It’s the Inequality, Stupid

Eleven charts that explain what’s wrong with America.

Want more charts like these? See our charts on the secrets of the jobless recovery, the richest 1 percent of Americans, and how the superwealthy beat the IRS.

How Rich Are the Superrich?

A huge share of the nation’s economic growth over the past 30 years has gone to the top one-hundredth of one percent, who now make an average of $27 million per household. The average income for the bottom 90 percent of us? $31,244.

The richest controls 2/3 of America's net worth

Note: The 2007 data (the most current) doesn’t reflect the impact of the housing market crash. In 2007, the bottom 60% of Americans had 65% of their net worth tied up in their homes. The top 1%, in contrast, had just 10%. The housing crisis has no doubt further swelled the share of total net worth held by the superrich.

Winners Take All

The superrich have grabbed the bulk of the past three decades’ gains.

Aevrage Household income before taxes.

Download: PDF chart 1 (large) PDF chart 2 (large) | JPG chart 1 (smaller)  JPG chart 2 (smaller)

Out of Balance

A Harvard business prof and a behavioral economist recently asked more than 5,000 Americans how they thought wealth is distributed in the United States. Most thought that it’s more balanced than it actually is. Asked to choose their ideal distribution of wealth, 92% picked one that was even more equitable.

Average Income by Family, distributed by income group.

Download: PDF (large) | JPG (smaller)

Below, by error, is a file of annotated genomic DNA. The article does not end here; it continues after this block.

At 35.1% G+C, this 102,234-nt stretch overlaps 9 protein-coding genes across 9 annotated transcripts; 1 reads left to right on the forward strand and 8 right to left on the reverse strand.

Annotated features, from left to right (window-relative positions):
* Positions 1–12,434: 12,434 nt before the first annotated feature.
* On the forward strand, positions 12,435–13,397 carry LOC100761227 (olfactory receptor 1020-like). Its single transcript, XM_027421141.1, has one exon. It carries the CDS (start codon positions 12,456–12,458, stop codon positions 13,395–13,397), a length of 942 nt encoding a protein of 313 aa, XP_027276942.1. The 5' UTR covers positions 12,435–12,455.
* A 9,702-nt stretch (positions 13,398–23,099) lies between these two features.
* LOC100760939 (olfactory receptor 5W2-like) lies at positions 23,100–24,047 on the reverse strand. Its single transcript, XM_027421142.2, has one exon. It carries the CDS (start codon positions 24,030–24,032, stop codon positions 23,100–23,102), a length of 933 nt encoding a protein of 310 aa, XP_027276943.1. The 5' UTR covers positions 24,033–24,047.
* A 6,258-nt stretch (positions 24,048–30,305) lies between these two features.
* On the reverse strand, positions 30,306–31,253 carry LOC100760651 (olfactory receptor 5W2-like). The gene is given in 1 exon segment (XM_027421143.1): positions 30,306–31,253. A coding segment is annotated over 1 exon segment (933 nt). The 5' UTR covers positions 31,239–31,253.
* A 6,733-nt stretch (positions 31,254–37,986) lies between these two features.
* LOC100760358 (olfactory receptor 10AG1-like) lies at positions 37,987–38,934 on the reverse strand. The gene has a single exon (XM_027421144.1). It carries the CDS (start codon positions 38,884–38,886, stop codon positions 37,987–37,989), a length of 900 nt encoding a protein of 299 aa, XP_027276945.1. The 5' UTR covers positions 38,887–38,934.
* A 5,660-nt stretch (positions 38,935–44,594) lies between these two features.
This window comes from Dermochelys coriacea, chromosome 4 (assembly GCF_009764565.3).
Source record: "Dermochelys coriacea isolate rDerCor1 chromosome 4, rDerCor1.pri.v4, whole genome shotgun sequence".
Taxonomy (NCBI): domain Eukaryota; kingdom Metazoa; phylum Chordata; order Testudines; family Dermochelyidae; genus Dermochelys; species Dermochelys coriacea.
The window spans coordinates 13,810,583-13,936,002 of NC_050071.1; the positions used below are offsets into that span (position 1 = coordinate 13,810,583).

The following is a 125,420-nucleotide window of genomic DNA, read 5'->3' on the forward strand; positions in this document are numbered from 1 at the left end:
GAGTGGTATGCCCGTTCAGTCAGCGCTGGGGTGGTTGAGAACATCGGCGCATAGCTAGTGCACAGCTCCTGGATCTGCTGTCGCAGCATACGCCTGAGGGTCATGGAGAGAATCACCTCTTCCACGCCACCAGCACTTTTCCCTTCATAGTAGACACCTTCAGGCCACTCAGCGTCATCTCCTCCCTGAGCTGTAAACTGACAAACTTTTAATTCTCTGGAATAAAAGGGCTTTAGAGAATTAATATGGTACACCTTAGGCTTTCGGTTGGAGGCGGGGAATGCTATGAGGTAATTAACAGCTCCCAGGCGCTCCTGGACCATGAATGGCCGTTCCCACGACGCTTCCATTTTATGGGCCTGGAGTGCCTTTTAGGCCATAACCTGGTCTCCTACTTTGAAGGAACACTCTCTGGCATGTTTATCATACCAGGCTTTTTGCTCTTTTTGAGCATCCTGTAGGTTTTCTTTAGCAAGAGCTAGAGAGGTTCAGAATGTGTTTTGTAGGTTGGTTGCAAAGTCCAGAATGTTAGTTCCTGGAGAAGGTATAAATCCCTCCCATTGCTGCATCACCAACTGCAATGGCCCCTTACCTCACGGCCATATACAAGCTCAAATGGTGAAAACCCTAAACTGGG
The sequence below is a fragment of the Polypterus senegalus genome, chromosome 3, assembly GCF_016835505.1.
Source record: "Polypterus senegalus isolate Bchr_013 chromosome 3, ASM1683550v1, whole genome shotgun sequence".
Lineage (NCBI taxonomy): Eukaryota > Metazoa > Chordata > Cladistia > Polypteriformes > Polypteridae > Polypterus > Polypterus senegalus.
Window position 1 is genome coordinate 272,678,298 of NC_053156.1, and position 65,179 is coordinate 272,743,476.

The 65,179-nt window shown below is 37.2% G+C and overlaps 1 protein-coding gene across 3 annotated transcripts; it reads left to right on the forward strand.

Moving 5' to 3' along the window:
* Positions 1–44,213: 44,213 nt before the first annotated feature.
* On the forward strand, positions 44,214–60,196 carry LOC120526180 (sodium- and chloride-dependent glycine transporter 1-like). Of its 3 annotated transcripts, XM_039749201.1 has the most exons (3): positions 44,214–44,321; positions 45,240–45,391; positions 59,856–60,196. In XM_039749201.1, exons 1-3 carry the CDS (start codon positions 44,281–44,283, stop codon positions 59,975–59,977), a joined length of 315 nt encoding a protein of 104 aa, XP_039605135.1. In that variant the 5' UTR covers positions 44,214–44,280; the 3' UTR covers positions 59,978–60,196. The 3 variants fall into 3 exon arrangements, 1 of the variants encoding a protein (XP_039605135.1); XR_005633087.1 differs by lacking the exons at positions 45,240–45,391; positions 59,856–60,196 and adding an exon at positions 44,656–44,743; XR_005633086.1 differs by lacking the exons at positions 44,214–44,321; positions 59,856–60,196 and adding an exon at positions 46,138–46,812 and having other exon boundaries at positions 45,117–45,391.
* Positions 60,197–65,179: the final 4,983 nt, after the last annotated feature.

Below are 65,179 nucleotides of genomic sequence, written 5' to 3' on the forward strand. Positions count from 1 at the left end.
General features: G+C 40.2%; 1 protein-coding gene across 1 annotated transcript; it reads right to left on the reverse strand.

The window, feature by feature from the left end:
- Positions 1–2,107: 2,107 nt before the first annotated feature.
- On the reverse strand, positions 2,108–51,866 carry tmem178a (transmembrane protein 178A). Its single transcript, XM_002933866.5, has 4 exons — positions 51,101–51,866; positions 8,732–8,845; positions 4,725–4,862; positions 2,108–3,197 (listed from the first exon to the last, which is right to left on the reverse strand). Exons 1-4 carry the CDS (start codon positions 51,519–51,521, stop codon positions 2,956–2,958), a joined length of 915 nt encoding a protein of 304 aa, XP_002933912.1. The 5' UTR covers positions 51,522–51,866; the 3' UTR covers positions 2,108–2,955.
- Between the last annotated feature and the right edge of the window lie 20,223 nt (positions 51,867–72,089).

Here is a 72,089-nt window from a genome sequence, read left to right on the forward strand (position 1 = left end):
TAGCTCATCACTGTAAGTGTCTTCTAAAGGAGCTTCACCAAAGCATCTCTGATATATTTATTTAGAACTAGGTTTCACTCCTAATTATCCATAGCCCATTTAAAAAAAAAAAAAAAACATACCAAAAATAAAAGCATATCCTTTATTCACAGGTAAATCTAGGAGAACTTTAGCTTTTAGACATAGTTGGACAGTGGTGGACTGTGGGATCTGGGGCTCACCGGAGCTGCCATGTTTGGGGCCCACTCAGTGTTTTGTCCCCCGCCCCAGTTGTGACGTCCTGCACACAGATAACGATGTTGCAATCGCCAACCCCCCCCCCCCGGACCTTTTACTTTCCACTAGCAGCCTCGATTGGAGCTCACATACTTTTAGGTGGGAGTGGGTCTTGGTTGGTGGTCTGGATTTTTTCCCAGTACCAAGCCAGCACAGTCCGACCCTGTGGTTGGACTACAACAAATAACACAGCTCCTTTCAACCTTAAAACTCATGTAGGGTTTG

Capitol Gain

Why Washington is closer to Wall Street than Main Street.

median net worth of american families, median net worth for mebers of congress, your odds of being a millionaire, member of congress's odds of being a millionaire

member max. est. net worth
Rep. Darrell Issa (R-Calif.) $451.1 million
Rep. Jane Harman (D-Calif.) $435.4 million
Rep. Vern Buchanan (R-Fla.) $366.2 million
Sen. John Kerry (D-Mass.) $294.9 million
Rep. Jared Polis (D-Colo.) $285.1 million
Sen. Mark Warner (D-Va.) $283.1 million
Sen. Herb Kohl (D-Wisc.) $231.2 million
Rep. Michael McCaul (R-Texas) $201.5 million
Sen. Jay Rockefeller (D-W.Va.) $136.2 million
Sen. Dianne Feinstein (D-Calif.) $108.1 million
combined net worth: $2.8 billion

10 Richest Members of Congress100% Voted to extend the cuts

Congressional data from 2009. Family net worth data from 2007. Sources: Center for Responsive Politics; US Census; Edward Wolff, Bard College.

Download: PDF (large) | JPG (smaller) 

Who’s Winning?

For a healthy few, it’s getting better all the time.

Gains and Losses in 2007-2009, Average CEO Pay vs. Average Worker Pay

Download: PDF (large) | JPG (smaller)

A millionaire's tax rate, now and then. Share of Federal Tax revenue

Download: PDF (large) | JPG (smaller)

YOUR LOSS,THEIR GAIN

How much income have you given up for the top 1 percent?

 

Download: PDF (large) | JPG (smaller)

 

WANT MORE CHARTS LIKE THESE?

See our charts on the secrets of the jobless recovery, the richest 1 percent of Americans, and how the superwealthy beat the IRS. Some samples:
 

YOU HAVE NOTHING TO LOSE BUT YOUR GAINS

Productivity has surged, but income and wages have stagnated for most Americans. If the median household income had kept pace with the economy since 1970, it would now be nearly $92,000, not $50,000.